Even if scientists did not find a full skeleton, they were able to trace human DNA in some dirt and small remains in caves. This technology could help researchers reconstruct human evolutionary history. The new study was published on April 27 in the journal Science. Because fossilized bones, which represent the primary source of ancient DNA, are rarely discovered to be well-preserved even in places where there is evidence of prehistoric human presence.
- Researchers are now able to identify human DNA even if they do not find any bones.
- They improved a technique used for animal and plant DNA tracking to uncover human DNA in sediment samples.
- In those caves, scientists also identified some stone artifacts and animal bones.
Matthias Meyer, a geneticist at the Max Planck Institute for Evolutionary Anthropology in Leipzig, Germany, stated that scientists had discovered many caves where only tools were intact, but they could not find any human remains. Thus, researchers knew that they need to develop a method which could help them reveal human DNA from dirt samples.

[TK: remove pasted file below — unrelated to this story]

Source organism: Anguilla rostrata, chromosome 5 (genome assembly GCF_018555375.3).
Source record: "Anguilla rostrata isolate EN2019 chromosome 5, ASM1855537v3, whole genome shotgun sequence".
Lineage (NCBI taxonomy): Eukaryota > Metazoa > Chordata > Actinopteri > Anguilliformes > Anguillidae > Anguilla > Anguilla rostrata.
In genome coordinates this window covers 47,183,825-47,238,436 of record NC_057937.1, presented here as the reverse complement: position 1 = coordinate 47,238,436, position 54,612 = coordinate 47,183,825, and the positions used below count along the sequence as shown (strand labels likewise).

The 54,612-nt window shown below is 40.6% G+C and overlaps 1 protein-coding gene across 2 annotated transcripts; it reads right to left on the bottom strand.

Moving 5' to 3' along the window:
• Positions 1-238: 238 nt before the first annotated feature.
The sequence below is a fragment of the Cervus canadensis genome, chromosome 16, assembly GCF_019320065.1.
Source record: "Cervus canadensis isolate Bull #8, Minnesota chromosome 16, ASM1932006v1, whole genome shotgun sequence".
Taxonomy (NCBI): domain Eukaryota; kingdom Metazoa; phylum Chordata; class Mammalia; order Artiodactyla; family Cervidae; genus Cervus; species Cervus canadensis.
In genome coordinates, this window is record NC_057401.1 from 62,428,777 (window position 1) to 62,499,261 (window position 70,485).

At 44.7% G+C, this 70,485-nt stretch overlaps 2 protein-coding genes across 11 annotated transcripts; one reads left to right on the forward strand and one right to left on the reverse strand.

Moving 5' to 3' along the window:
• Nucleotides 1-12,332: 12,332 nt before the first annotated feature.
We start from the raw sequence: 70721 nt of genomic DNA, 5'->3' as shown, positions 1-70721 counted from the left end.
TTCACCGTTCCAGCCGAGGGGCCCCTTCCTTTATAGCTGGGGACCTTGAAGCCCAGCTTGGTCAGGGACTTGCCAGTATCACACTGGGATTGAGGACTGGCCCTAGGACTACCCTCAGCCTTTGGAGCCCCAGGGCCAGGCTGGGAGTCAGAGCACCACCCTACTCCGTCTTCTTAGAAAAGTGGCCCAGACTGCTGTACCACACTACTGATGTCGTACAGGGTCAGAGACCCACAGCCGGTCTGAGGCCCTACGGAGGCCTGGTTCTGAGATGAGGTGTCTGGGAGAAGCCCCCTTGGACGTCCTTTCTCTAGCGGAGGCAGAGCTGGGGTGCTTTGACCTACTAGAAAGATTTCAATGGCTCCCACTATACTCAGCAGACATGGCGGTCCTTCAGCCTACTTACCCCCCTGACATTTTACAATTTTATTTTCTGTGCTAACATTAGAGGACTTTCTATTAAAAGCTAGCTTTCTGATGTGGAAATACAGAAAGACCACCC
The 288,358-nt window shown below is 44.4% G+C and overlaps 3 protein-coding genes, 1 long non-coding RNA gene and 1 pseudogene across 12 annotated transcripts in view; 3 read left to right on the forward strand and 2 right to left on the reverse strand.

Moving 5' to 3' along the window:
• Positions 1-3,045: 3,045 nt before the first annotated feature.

They collected about 85 sediment samples from 7 different caves in Russia and Europe that were well-known for the fact that humans lived there between 14,000 and 550,000 years ago. Researchers improved a method which had previously helped them trace plant and animal DNA. In this way, they were able to uncover genetic material that belonged to ancient humans in the past.
Experts’ only purpose was to examine mitochondrial DNA coming from the maternal line. This material helped scientists differentiate related species. By observing damaged molecules, researchers managed to separate ancient genetic material from dirt particles and other contamination left there by modern visitors. After completing the analyses, scientists argued to have identified evidence of 12 mammal families including extinct species like cave hyena, cave bear, wooly rhinoceros and wooly mammoth.
Nevertheless, after enriching the samples for human-like DNA, researchers were able to trace genetic residues of Denisovans. This is known to be a lineage of ancient humans which were first discovered in a cave in Siberia. They also found traces belonging to Neanderthals at four different sites. One of the caves where they identified genetic residues of Neanderthal is located in Belgium. The cave was called Trou Al’Wesse. At that site, they did not found any human bones.
However, they unearthed animal bones and human artifacts which clearly suggested that some humans have visited that cave in the past. Eske Willerslev, who helped the team of researchers, noted that it was incredible to see how scientists identified human DNA in sediment samples, but, at the same time, the process was very complex.
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